Check you grounding connections.
 
  • Like
Reactions: NJMarine

·
Registered
Joined
·
9,213 Posts
"except for GFCI (and maybe AFCI), no device can use the ground connection.."
You would be surprised how many devices leak small amounts of current to ground. Most do it for RFI suppression. Many electronic switching devices (wall warts, voltage converters, CFL ballasts, etc) use "a minimal amount of ground leakage".
A ground fault circuit interrupter does not (should not) use the equipment grounding conductor. It senses the difference between the hot and neutral currents and trips if the difference is more than a few milliamperes. It does not matter where the difference current went if there was a difference.

It is not unusual for electronic equipment to have one or more capacitors between various parts of the circuitry and the chassis (for RFI suppression). The intent is not to put current on the EGC (back to the panel) but some 60 Hz leakage could occur. In addition, capacitance or inductance induced phantom voltage resulting in a minute current flow on the EGC can occur anywhere in the circuit.
 

·
Registered
Joined
·
4 Posts
Discussion Starter #13
Occupancy sensors impose a small amount of current on the equipment grounding conductor. It is how they work and is the reason for the code change requiring a grounded conductor at every switch location. The current imposed by multiple sensors on the grounding systems of large buildings was causing problems with GFI breakers. Most, if not all, sensors will not function without an equipment grounding conductor.

Check you grounding connections.
---------------------------------------------------------
Thanks electures (and everyone) for your responses so far. "electures" describes the occupancy sensor exactly like the tech support rep did.

Here is some more detail (and a recommendation I'll try tonight at home). The incoming house wire has 3 wires (red, black, and copper). I connected the red and black wires to the occupancy switch. The copper wire I connected to a ground wire from the occupancy switch, then connected both of these wires to the metal box using a pigtail (and a screw). The technician verified that I had the wires connected properly before telling me that my ground wasn't strong enough.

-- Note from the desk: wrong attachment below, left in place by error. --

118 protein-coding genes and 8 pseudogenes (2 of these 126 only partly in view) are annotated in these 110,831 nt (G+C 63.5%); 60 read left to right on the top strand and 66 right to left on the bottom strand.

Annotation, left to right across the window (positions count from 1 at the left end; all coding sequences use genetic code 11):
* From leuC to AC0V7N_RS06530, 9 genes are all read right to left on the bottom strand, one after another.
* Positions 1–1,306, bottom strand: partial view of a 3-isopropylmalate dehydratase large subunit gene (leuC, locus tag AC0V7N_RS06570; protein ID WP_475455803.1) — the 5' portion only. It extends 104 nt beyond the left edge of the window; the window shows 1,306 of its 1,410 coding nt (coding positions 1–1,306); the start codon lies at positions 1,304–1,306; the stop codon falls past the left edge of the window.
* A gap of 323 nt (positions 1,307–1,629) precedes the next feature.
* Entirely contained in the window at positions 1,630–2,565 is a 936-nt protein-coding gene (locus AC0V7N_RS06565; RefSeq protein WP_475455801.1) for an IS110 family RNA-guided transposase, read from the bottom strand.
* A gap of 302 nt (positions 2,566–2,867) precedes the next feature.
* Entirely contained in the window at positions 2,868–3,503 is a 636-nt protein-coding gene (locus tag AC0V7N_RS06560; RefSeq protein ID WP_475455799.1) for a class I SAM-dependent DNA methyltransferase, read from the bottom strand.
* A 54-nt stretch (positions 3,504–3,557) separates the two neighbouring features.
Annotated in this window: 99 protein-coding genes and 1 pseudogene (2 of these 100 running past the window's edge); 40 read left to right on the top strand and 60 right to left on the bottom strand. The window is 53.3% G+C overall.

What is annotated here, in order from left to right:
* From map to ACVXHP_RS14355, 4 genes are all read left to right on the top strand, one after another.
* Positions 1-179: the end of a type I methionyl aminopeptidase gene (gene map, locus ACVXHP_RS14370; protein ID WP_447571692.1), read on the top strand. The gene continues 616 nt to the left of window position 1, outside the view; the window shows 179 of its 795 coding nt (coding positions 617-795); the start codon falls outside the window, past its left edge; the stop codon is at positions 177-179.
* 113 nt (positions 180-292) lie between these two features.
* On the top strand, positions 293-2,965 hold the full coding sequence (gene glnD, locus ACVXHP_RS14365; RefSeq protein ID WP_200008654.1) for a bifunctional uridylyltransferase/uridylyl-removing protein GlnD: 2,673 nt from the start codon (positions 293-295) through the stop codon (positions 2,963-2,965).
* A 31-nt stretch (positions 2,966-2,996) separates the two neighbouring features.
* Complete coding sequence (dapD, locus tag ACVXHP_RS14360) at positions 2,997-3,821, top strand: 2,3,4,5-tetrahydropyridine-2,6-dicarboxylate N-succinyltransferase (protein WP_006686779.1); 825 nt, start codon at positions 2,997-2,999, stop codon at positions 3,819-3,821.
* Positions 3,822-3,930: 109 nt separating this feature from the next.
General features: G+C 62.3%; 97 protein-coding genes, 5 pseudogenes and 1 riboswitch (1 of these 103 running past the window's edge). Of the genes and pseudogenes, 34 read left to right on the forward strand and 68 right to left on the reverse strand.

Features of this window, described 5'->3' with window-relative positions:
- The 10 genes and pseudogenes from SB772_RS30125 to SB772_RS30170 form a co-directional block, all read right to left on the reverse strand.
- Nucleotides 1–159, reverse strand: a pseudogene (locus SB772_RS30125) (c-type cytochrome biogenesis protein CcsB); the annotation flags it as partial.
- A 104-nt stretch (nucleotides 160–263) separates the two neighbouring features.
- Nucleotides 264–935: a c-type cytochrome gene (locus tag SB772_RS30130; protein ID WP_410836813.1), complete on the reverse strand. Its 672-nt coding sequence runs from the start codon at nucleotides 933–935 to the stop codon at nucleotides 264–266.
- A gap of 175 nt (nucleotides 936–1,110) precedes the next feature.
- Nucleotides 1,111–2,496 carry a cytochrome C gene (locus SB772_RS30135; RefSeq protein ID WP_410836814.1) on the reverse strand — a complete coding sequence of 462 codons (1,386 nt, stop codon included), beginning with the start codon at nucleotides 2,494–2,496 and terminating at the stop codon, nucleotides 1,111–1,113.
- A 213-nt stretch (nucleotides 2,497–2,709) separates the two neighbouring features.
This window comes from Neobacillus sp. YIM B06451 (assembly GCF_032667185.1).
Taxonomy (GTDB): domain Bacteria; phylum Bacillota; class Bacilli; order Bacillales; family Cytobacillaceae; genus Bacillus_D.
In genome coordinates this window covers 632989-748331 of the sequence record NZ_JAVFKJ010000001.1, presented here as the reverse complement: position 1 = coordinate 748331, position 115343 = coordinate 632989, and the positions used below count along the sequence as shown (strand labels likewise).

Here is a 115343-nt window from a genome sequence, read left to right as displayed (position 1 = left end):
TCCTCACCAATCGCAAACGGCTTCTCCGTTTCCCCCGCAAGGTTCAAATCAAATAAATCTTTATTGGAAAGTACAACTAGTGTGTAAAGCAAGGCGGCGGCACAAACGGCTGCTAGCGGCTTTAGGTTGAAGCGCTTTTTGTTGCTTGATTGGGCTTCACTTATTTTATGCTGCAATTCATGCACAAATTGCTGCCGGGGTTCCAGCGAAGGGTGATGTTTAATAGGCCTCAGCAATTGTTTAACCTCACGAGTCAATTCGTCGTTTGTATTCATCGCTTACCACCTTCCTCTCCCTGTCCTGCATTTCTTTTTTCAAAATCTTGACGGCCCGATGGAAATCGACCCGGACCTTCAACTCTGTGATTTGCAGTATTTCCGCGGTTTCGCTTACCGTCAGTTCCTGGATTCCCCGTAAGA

Friend's recomendation: A work friend recommended the following. Connect the ground wire (from the incoming current) to the ground wire on the outlet. Run a (temperary) copper wire, which connects a copper water pipe to the ground connection (from the switch and the incoming current). If the switch turns off (after the room is vacated), we have identified that the current ground is either not present or too weak for the occupancy switch to work.

BTW, I'll post pictures tomorrow if this doesn't work.
 

·
Lic Electrical Inspector
Joined
·
1,843 Posts
Sounds like a plan. Keep us posted. You could also use an extention cord and use the equipment grounding terminal to trouble shoot your problem.
 

·
Licensed Electrical Cont.
Joined
·
7,829 Posts
Occupancy sensors impose a small amount of current on the equipment grounding conductor. It is how they work and is the reason for the code change requiring a grounded conductor at every switch location. The current imposed by multiple sensors on the grounding systems of large buildings was causing problems with GFI breakers. Most, if not all, sensors will not function without an equipment grounding conductor.

Check you grounding connections.
I'm sorry, but I don't buy it.
There should be NO current on the equipment ground, period, and I'm not sure what the EG has to do with the grounded conductor (neutral) being required in switch boxes. I can see your point only in that dumb people were using the EG as a neutral in places where a switch loop existed and an OC switch was install that required a neutral. This creates a tiny amount of circuit current on the EG systems which is NOT good.

The equipment ground and the neutral are two different things. I have never seen an OC switch that required an equipment ground to work properly.
 

·
Licensed Electrical Cont.
Joined
·
7,829 Posts
fowlkesfamily, please post the name and model of the switch you have. Also, please tell us exactly what wires and splices exist in the box.
 

·